Spain s Prime Minister Pedro Sanchez talks during a Parliamentary debate on the eve of a vote to elect Spain s next premier, at the Congress of Deputies in Madrid on November 15, 2023. AFP
"It is in Israel's interest to work for peace. And today peace means the establishment of the Palestine state," the Spanish premier, whose country holds the rotating EU presidency, told his Israeli counterpart Benjamin Netanyahu.
While Sanchez stressed that he backed Israel's "right" to defend itself, he said the number of Palestinians killed by Israel's military response "is truly unbearable".
According to the Gaza health ministry, more than 14,100 people, many of them women and children, have been killed in Israel's military invasion of the Palestinian territory.
Sanchez, who is also to meet with Palestinian President Mahmoud Abbas in the West Bank, has repeatedly endorsed the two-state solution -- a Palestinian state established in territory that Israel illegally occupied in 1967 -- since the Israeli aggression began.
As he was sworn in for a new term this month, Sanchez said his foreign policy priority would be to "work in Europe and in Spain to recognise the Palestinian state".
Sanchez will on Friday travel to Egypt. He is accompanied on his trip to the Middle East by Belgian Prime Minister Alexander de Croo, whose country will take over the EU presidency on January 1.
Sanchez hopes his stance will have a "ripple effect" in the rest of Europe, at a time when many in the Arab world say that western countries are being too friendly to Israel, Isaias Barrenada, an international relations professor at Madrid's Complutense University, told AFP.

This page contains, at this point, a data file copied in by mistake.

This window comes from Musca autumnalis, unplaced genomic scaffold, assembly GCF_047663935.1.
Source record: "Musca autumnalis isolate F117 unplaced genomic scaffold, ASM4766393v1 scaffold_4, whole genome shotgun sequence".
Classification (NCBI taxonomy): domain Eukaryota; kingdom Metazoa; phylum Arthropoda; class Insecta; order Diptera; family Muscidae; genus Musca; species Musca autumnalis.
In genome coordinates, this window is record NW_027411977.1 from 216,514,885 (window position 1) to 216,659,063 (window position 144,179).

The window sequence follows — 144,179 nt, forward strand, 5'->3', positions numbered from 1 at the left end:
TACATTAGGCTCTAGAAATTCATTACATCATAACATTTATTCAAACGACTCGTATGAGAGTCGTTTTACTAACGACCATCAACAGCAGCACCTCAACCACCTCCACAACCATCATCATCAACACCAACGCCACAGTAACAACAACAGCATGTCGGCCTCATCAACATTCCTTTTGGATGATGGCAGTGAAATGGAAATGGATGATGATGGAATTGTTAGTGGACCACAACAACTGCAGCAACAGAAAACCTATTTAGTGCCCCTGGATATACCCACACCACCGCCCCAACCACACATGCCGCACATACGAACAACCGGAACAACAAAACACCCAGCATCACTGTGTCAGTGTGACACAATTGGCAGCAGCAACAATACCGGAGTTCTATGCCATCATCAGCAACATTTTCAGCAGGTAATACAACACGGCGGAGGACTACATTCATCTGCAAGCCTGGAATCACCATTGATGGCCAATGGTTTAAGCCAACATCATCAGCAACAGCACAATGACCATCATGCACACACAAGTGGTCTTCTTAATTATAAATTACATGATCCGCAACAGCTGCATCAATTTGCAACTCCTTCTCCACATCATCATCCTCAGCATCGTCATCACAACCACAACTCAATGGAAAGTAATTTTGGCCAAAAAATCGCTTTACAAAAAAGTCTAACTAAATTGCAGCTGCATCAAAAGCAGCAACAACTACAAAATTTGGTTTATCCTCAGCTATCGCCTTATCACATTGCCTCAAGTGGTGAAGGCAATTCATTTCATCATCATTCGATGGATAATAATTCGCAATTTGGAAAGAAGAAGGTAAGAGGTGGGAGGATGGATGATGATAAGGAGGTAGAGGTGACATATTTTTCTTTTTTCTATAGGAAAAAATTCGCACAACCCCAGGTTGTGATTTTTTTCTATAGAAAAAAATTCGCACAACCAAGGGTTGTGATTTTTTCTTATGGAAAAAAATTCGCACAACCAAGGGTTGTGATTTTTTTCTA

Spain's parliament voted in 2014 in favour of a resolution calling for recognition of Palestine as a state.
Similarly, Sweden and Malta have already recognised the State of Palestine but so far no major EU member has taken this step.
In October Israel's embassy to Spain accused some of Sanchez's ministers of aligning themselves with Hamas after a cabinet minister called Israel's military invasion in Gaza "a genocide".
EU foreign policy chief Josep Borrell, a former foreign minister in Sanchez's government, said in an interview published Monday in Spanish daily El Pais that Spain forms part of a group of nations with "clearer sympathy for the Arab world".
The country only established official ties with Israel in 1986.
In a mediation role, Spain hosted a 1991 peace conference attended by all Arab parties in direct conflict with Israel -- the Palestinians, Syrians, Jordanians and Lebanese -- a historically unprecedented event.
Despite the perceived failure of the talks, the Madrid conference is credited by some to have helped pave the way to the Oslo Accords and the Israel-Jordan peace treaty, both signed in the early 1990s.
However, given the divergences within the EU "it is hard to imagine that Spain has the capacity to reorient the European position" but "it can help show there are different sensitivites within the EU," said Barrenada.
*This story was edited by Ahram Online